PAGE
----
In an article, the Los Angeles Times skewered New York City and its dining scene. “Surrounded by rats, black trash bags and graffiti-tagged storefronts on Broadway Street, New York’s primary thoroughfare, I wondered aloud if I would be able to find a decent meal in what was surely a culinary heart of darkness,” the article reads. Ouch. The writer goes on to sing L.A.’s foodie-scene praises, while claiming New York to be “culturally bereft” with questionable delicacies like “pizza” and “hot dogs” and the ever-intriguing “bagel.”
Most innovative use of ice cream: Halo Top
Face masks: so hot right now. Halo Top’s introduction of a line of “edible ice cream face masks” is something people would actually eat up — literally and figuratively — if they truly existed, thanks to the products’ “unique exfoliating ability of sprinkles and chocolate chips.”
Most innovative use of ice cream, runner-up: Dippin’ Dots
Dippin’ Dots introduced a “deodorant” in three “delicious flavors” — bubblegum, strawberry and cotton candy — for the discerning customer who wants to cool down with their favorite dessert.
Best commentary on privilege: Little Spoon
Baby food brand Little Spoon knows sometimes not even a silver spoon is good enough for some children. Enter: the “Golden Spoon” collection of baby food products, featuring expensive flavors like white truffle, gold leaf and saffron.
Strangest brand evolution: Auntie Anne’s
The pretzel shop sees synergy between the bodily contortions of hot yoga and their signature carb product, saying they will be converting all Auntie Anne’s locations into hot yoga studios. Perks include the scent of baking pretzels wafting through the air and “pretzel certified yoga instructors.”
Best play on the scam trend: Corkcicle
By now, everyone has heard of the failed Fyre Fest. Corkcicle, a company that sells reusable beverage containers, has a new idea: “Iyce Fest,” a (fake, obviously) music festival in Antarctica featuring the likes of “Koldplay,” “U2Below” and the “Blue Cold Chili Peppers.”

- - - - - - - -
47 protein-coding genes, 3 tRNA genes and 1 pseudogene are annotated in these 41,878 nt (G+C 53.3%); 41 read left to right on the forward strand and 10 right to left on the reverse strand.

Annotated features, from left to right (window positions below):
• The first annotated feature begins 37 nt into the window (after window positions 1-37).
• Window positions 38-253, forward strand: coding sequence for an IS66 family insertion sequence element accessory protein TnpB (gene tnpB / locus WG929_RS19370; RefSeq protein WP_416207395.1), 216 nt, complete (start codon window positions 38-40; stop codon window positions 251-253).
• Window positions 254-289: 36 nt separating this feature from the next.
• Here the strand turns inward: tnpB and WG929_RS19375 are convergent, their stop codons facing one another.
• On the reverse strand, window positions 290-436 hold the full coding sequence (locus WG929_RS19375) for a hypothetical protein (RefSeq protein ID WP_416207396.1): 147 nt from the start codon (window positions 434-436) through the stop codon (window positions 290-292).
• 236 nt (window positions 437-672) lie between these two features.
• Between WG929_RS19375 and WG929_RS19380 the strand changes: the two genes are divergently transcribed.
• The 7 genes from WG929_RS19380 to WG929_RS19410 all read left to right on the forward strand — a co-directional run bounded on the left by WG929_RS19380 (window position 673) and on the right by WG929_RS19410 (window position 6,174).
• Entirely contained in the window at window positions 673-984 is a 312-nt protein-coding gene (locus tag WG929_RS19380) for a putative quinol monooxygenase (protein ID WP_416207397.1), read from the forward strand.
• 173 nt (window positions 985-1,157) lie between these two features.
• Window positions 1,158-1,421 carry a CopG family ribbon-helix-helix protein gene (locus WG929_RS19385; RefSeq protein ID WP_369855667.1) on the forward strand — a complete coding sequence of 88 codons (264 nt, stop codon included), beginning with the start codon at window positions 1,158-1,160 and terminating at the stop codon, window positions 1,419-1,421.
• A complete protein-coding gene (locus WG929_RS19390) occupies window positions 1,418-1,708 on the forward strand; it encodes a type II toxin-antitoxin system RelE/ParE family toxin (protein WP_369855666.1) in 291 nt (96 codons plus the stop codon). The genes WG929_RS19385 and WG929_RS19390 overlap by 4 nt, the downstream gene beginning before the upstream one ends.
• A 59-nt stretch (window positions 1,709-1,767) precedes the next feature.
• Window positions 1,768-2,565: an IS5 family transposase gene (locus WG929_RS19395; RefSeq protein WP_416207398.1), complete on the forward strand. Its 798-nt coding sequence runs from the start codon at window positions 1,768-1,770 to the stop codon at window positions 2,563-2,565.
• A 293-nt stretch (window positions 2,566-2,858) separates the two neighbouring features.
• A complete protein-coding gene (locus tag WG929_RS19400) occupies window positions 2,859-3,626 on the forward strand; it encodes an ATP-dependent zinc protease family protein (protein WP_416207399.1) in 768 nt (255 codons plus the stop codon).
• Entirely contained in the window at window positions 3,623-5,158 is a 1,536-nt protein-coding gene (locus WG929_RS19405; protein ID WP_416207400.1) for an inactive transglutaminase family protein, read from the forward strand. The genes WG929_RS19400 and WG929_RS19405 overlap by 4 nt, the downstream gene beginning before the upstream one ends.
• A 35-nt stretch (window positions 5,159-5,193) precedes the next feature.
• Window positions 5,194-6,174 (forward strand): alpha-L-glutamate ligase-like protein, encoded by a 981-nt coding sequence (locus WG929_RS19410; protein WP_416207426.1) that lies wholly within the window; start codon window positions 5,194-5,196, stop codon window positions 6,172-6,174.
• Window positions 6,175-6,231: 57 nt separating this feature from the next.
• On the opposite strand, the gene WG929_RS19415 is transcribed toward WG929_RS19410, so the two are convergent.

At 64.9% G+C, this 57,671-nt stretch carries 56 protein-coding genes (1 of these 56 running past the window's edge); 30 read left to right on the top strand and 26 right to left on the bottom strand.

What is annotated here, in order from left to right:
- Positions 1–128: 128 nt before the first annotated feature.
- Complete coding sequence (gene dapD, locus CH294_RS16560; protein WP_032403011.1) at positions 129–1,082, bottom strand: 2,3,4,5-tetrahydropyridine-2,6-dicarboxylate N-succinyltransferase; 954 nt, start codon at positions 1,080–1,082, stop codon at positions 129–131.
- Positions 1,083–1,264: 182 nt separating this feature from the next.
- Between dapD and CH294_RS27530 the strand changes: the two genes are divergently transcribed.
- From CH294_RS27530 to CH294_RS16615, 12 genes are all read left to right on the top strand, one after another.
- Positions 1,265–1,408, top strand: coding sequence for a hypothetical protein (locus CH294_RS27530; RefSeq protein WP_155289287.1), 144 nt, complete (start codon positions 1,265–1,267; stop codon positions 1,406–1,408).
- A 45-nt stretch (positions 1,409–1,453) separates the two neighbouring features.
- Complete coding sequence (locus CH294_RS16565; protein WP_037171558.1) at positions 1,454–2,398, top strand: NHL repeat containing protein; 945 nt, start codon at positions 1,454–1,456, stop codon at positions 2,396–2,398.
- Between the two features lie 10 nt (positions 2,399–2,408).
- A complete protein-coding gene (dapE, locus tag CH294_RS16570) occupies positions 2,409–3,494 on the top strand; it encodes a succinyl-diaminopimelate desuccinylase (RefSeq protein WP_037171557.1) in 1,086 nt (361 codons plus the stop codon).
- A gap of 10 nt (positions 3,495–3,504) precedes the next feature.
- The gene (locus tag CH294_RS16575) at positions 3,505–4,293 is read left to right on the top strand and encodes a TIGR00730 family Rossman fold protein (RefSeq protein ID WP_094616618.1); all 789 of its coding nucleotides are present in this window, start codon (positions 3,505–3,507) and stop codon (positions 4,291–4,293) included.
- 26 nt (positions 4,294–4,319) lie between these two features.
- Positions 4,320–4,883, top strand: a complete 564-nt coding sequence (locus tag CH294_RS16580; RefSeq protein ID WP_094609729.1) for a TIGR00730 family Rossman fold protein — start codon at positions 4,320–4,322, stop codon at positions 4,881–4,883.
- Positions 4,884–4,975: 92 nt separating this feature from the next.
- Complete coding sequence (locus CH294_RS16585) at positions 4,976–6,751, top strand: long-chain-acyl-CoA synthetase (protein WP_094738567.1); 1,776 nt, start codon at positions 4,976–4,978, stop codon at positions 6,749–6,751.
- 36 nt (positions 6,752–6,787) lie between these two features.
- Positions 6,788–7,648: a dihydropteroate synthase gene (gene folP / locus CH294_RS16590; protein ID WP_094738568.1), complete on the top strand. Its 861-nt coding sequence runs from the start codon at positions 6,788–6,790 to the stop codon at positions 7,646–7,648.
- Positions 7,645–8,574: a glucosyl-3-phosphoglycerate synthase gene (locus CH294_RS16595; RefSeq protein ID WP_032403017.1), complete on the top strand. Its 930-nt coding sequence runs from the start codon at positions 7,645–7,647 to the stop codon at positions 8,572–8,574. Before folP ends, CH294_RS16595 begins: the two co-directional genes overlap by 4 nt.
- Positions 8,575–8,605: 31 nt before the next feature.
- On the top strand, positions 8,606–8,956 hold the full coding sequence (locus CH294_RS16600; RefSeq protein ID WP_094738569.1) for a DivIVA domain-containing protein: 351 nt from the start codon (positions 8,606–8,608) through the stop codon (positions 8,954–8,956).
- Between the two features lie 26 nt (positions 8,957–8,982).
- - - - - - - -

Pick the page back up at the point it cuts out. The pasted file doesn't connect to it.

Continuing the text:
Best stretch of the time-space continuum: Timex
Watch brand Timex wants to solve problems for those of us who never have enough time in the day with their “25th Hour” watch, a stretch of the concept of time that they’re considering a “groundbreaking discovery.” “Imagine if you could add one hour to every day for the rest of your life,” they ask. “We’ve always worked 24/7. Now, we can work 25/7.” Sounds fun.
Most ironic throwback: T-Mobile
Phone carrier T-Mobile is re-introducing the “Phone BoothE” to city streets as a “next evolution in telecom.” “These vertical vestibules offer the ultimate privacy, so you can use your smartphone in peace, even on the streets of some of the busiest cities in America,” they insist. Ah yes, we all miss the good old days of the phone booth.
Most hip to alternative milks: Fresh Direct
Food delivery service Fresh Direct understands that alternative milks — think oat, almond or rice — are all the rage. So they’re introducing “Caulk,” a milk made of everyone’s favorite floret-based vegetable, cauliflower.
Most hip to alternative milks, take two: Caulipower
Not to be outdone, alternative pizza brand Caulipower (they’re known for store-bought pizzas made with gluten-free crusts using cauliflower) also came up with their own non-dairy dairy: Cauliflower Mylk. Two’s a trend, right?
Strangest sensory experience: Lockheed Martin
Ever wondered what deep space smells like? Apparently, it’s a bit like cleaning solvent and metal, if Lockheed Martin’s new fragrance “Vector” is anything to go by. The aerospace company created the scent — eau de void, if you will — that will “help men, women and children everywhere smell like they’re floating through the cosmos.” No guarantees that it will appeal to Earthbound noses, though.
Most cringeworthy: Laser Away
“Laser Away 4Kids” is not real, thank goodness.
- Here’s How Effective the Original Vaccines Are Against Omicron
- The Promise—And Possible Perils—of Editing What We Say Online
- How Trump Survived Decades of Legal Trouble: Deny, Deflect, Delay, and Don't Put Anything in Writing
- Flint Is Still Shaken by its Water Crisis—and Residents Are Experiencing Long-Term Mental-Health Issues
- A Beer Shortage Is Brewing. A Volcano Is Partly to Blame
- How Fasting Can—and Can't—Improve Gut Health
- Cities Keep Enforcing Curfews for Teens, Despite Evidence They Don't Stop Crime
- Joe Manchin’s Red Tape Reform Could Supercharge Renewable Energy in the U.S.
- Column: We Should Talk More About What a Brilliant Actor Marilyn Monroe Was